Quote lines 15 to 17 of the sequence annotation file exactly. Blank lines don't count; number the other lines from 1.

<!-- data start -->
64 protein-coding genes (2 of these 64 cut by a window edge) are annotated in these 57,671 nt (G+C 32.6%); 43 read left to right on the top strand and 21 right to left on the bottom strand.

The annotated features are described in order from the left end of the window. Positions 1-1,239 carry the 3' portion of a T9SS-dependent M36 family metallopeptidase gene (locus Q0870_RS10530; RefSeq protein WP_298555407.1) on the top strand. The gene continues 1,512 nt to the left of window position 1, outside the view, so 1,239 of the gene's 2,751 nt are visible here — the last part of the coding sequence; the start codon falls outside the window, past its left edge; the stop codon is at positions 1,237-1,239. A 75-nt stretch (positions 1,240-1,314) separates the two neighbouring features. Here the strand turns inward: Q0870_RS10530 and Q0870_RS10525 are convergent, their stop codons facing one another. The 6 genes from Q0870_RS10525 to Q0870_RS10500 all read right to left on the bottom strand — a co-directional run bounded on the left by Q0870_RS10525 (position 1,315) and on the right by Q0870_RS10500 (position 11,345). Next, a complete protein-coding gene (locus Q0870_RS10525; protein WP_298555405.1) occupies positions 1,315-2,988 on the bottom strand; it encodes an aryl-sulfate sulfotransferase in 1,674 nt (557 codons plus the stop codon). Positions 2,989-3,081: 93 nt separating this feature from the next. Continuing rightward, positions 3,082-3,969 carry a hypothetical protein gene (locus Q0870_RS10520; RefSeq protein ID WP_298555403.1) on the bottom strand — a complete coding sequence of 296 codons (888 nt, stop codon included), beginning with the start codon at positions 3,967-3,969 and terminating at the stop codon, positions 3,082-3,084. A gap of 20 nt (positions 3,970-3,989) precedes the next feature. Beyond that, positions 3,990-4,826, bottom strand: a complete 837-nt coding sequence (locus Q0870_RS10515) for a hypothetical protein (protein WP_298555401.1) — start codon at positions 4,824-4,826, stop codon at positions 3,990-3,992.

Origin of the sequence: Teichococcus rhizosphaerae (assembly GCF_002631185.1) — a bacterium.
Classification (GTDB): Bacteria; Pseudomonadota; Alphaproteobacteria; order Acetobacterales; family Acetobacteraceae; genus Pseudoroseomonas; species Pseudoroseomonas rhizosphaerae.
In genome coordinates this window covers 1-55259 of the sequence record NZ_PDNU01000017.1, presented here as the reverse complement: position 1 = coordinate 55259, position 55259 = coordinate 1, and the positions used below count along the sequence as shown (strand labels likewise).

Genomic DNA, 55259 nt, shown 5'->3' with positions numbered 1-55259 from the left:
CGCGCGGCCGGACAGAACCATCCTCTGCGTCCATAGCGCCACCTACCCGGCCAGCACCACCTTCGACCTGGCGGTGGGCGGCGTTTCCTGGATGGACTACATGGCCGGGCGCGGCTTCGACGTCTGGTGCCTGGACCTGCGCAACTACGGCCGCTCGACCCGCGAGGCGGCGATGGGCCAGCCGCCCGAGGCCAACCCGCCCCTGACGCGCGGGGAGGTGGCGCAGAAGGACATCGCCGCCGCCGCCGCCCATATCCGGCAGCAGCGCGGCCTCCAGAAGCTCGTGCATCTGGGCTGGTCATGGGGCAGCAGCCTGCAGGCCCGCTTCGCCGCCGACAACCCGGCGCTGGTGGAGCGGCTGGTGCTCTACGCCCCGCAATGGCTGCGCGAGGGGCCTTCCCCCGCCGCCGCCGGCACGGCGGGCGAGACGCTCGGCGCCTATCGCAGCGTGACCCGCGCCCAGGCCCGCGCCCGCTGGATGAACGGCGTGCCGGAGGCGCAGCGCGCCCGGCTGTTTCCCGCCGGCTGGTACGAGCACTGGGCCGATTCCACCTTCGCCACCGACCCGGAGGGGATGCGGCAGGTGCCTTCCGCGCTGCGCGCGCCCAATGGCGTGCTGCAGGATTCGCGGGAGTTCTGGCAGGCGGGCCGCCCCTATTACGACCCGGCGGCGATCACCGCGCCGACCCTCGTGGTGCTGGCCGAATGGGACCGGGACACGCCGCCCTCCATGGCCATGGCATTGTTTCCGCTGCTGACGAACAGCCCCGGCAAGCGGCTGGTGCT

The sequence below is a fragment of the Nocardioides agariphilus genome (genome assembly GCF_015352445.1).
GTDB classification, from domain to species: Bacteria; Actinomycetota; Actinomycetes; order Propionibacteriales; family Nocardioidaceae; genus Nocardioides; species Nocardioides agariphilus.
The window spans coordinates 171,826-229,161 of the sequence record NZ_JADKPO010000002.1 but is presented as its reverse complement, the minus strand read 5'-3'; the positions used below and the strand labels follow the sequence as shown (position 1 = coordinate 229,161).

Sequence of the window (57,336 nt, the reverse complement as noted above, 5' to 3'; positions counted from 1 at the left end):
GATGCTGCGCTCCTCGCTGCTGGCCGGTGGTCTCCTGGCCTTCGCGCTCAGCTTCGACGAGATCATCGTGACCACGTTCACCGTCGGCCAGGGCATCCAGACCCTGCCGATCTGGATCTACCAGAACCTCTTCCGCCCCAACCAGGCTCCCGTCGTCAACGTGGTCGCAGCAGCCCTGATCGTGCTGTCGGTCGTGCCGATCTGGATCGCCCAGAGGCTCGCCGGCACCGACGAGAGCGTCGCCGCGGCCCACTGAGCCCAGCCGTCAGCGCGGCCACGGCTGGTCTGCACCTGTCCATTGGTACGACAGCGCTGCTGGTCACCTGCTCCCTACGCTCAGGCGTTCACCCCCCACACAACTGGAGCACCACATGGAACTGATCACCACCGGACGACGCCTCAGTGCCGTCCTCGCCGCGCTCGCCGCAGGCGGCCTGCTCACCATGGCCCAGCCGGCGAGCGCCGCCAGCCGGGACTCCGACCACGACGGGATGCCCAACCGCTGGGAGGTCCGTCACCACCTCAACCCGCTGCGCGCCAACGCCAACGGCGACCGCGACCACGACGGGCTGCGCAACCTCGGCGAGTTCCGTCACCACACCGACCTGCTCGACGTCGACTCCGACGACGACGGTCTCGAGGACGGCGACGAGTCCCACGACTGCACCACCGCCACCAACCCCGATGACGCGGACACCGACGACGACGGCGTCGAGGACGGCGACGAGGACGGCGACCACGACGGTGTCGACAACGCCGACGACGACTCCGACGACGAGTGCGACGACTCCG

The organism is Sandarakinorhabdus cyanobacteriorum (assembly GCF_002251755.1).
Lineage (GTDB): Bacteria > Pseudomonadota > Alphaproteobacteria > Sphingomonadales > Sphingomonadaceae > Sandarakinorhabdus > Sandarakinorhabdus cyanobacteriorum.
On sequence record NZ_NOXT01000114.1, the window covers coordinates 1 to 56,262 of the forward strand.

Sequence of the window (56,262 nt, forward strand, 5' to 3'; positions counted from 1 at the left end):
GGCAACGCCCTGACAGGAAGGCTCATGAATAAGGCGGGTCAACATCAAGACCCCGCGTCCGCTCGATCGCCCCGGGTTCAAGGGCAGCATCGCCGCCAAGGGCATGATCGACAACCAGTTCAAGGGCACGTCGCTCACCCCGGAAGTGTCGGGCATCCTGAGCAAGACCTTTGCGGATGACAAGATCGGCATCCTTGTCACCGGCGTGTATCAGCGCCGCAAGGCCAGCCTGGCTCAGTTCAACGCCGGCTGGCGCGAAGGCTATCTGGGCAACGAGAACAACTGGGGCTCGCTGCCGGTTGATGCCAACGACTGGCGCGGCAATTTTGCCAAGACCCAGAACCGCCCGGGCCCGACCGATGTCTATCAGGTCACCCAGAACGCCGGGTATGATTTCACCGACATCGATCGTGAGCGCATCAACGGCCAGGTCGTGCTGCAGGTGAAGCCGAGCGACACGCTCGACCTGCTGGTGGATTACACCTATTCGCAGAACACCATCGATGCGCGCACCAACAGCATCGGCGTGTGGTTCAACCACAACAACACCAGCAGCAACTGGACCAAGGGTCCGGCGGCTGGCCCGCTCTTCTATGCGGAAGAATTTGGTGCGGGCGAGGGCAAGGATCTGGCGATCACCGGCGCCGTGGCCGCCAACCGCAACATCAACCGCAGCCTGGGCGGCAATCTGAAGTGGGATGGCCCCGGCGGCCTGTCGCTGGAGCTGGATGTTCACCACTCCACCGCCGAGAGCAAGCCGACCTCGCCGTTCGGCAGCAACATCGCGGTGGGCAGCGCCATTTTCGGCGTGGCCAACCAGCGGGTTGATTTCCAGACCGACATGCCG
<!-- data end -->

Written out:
On sequence record NZ_NOXT01000114.1, the window covers coordinates 1 to 56,262 of the forward strand.

Sequence of the window (56,262 nt, forward strand, 5' to 3'; positions counted from 1 at the left end):
GGCAACGCCCTGACAGGAAGGCTCATGAATAAGGCGGGTCAACATCAAGACCCCGCGTCCGCTCGATCGCCCCGGGTTCAAGGGCAGCATCGCCGCCAAGGGCATGATCGACAACCAGTTCAAGGGCACGTCGCTCACCCCGGAAGTGTCGGGCATCCTGAGCAAGACCTTTGCGGATGACAAGATCGGCATCCTTGTCACCGGCGTGTATCAGCGCCGCAAGGCCAGCCTGGCTCAGTTCAACGCCGGCTGGCGCGAAGGCTATCTGGGCAACGAGAACAACTGGGGCTCGCTGCCGGTTGATGCCAACGACTGGCGCGGCAATTTTGCCAAGACCCAGAACCGCCCGGGCCCGACCGATGTCTATCAGGTCACCCAGAACGCCGGGTATGATTTCACCGACATCGATCGTGAGCGCATCAACGGCCAGGTCGTGCTGCAGGTGAAGCCGAGCGACACGCTCGACCTGCTGGTGGATTACACCTATTCGCAGAACACCATCGATGCGCGCACCAACAGCATCGGCGTGTGGTTCAACCACAACAACACCAGCAGCAACTGGACCAAGGGTCCGGCGGCTGGCCCGCTCTTCTATGCGGAAGAATTTGGTGCGGGCGAGGGCAAGGATCTGGCGATCACCGGCGCCGTGGCCGCCAACCGCAACATCAACCGCAGCCTGGGCGGCAATCTGAAGTGGGATGGCCCCGGCGGCCTGTCGCTGGAGCTGGATGTTCACCACTCCACCGCCGAGAGCAAGCCGACCTCGCCGTTCGGCAGCAACATCGCGGTGGGCAGCGCCATTTTCGGCGTGGCCAACCAGCGGGTTGATTTCCAGACCGACATGCCG